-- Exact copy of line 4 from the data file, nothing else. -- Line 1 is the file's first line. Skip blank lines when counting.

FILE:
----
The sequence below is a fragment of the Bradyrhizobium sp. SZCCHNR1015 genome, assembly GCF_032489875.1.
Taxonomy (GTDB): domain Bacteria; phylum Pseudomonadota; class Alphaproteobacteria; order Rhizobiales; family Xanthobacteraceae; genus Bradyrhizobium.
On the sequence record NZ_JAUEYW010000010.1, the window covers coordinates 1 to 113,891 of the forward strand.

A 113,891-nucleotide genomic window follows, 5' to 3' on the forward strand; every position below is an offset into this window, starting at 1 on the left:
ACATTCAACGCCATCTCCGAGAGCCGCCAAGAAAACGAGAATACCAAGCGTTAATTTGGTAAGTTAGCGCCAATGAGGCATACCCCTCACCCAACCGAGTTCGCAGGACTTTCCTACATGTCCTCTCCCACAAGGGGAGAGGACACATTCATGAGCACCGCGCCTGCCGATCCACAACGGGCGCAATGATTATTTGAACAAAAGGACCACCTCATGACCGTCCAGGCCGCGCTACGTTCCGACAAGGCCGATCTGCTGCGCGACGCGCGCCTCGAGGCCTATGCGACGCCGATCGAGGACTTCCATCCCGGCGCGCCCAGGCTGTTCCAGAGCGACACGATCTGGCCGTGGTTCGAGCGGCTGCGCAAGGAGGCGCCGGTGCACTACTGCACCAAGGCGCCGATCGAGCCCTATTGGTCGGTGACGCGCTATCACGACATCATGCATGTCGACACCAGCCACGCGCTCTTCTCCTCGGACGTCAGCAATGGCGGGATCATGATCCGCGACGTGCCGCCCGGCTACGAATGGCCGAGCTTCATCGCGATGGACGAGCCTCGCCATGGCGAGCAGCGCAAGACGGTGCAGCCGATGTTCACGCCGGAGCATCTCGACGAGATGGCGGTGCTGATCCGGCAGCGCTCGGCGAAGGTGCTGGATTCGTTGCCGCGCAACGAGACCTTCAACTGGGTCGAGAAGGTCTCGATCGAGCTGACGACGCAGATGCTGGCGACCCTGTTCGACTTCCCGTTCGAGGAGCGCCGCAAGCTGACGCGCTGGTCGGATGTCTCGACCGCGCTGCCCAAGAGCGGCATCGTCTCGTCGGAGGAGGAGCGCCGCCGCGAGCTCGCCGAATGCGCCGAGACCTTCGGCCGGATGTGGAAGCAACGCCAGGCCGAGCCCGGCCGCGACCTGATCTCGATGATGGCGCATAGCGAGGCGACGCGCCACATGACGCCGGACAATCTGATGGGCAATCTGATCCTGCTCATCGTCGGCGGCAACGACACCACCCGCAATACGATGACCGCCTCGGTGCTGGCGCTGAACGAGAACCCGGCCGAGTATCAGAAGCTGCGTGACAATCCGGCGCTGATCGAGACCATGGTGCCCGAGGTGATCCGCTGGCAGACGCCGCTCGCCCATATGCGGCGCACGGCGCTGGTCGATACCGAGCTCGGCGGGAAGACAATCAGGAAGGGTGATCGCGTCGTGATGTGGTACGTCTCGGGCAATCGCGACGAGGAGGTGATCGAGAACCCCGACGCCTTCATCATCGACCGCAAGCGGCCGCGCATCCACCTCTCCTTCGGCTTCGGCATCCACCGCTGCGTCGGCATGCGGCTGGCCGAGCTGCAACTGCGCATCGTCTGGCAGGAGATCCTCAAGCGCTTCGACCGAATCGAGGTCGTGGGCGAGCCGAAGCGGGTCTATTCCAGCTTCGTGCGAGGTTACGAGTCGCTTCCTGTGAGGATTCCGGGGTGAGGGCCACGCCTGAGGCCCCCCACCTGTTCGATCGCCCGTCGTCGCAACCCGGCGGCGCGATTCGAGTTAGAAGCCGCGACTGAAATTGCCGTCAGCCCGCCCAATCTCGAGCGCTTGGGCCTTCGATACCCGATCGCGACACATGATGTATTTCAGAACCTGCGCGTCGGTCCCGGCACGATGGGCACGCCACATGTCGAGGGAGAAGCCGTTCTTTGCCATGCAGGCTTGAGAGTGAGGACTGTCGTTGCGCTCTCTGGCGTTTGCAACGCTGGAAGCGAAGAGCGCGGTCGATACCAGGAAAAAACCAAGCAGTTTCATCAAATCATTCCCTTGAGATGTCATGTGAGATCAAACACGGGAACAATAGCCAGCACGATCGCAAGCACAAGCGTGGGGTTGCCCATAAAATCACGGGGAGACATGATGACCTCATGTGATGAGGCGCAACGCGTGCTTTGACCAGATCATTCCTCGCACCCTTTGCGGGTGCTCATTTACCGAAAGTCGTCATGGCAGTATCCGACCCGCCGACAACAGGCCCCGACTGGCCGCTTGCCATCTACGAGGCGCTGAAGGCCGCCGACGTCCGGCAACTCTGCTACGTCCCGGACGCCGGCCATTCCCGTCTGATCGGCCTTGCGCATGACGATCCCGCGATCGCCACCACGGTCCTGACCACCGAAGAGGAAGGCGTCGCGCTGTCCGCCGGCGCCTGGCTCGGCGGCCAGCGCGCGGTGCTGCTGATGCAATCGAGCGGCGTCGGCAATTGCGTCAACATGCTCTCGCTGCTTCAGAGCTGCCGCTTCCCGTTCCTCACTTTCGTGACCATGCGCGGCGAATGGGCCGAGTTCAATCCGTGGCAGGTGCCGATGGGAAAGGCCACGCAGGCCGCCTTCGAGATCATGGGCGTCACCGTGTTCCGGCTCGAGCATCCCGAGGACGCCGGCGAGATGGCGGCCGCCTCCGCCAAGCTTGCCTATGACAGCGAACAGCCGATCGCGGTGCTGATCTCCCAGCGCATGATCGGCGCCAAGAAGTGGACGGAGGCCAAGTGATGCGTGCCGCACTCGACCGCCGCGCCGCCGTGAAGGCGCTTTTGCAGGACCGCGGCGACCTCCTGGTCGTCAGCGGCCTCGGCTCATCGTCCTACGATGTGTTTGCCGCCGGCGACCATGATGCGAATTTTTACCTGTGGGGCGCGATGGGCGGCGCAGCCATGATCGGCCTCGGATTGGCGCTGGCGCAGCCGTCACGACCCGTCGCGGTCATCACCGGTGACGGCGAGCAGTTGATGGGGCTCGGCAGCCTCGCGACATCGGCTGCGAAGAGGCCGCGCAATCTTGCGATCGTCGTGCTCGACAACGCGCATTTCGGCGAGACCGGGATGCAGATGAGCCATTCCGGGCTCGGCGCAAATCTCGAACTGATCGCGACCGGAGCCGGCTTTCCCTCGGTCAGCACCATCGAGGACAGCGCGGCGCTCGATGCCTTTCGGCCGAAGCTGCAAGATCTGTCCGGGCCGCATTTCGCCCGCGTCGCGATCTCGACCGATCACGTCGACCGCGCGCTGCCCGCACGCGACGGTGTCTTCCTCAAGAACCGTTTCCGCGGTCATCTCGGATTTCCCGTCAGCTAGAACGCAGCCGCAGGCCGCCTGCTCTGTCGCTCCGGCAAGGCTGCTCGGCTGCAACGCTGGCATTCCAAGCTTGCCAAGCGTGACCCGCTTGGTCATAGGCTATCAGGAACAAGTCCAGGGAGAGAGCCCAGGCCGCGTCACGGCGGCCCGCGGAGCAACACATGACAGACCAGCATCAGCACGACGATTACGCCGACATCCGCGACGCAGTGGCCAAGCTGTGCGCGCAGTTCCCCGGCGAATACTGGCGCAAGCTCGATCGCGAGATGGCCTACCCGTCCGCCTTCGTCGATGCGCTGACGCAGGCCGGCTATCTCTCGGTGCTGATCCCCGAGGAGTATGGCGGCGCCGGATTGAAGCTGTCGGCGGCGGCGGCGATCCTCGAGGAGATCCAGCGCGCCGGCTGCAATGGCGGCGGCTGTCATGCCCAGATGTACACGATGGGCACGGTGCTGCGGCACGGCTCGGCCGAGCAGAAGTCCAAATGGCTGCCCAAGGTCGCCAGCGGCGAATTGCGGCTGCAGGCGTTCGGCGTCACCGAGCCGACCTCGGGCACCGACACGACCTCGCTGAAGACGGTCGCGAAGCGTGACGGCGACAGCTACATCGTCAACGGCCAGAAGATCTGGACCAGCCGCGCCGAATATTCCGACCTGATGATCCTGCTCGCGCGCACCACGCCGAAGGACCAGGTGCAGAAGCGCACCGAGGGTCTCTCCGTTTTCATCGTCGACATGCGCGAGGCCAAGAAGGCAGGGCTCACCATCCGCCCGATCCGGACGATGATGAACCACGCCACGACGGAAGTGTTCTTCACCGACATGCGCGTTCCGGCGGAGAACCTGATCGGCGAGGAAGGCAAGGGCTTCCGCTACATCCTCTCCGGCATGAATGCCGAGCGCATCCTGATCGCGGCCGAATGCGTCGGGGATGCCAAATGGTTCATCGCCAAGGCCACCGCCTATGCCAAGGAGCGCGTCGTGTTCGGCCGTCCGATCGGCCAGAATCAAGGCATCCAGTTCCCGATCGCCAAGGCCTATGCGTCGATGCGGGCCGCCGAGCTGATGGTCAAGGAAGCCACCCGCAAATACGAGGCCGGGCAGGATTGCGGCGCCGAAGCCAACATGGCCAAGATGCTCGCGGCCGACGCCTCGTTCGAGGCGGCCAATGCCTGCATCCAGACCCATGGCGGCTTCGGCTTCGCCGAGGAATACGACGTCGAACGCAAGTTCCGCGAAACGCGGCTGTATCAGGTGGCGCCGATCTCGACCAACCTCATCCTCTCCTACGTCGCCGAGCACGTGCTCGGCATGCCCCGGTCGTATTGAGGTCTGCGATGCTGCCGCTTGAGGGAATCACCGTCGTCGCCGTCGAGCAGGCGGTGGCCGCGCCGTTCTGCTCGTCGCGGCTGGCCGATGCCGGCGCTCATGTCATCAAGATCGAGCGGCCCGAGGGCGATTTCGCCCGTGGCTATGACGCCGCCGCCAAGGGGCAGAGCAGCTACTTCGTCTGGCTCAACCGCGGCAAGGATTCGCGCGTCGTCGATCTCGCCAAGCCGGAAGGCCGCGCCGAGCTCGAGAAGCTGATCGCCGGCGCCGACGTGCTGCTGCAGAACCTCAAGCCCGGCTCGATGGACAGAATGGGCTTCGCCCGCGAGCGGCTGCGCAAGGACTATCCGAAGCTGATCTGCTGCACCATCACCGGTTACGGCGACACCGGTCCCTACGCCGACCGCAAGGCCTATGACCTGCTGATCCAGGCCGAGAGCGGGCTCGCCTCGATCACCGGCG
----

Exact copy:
A 113,891-nucleotide genomic window follows, 5' to 3' on the forward strand; every position below is an offset into this window, starting at 1 on the left: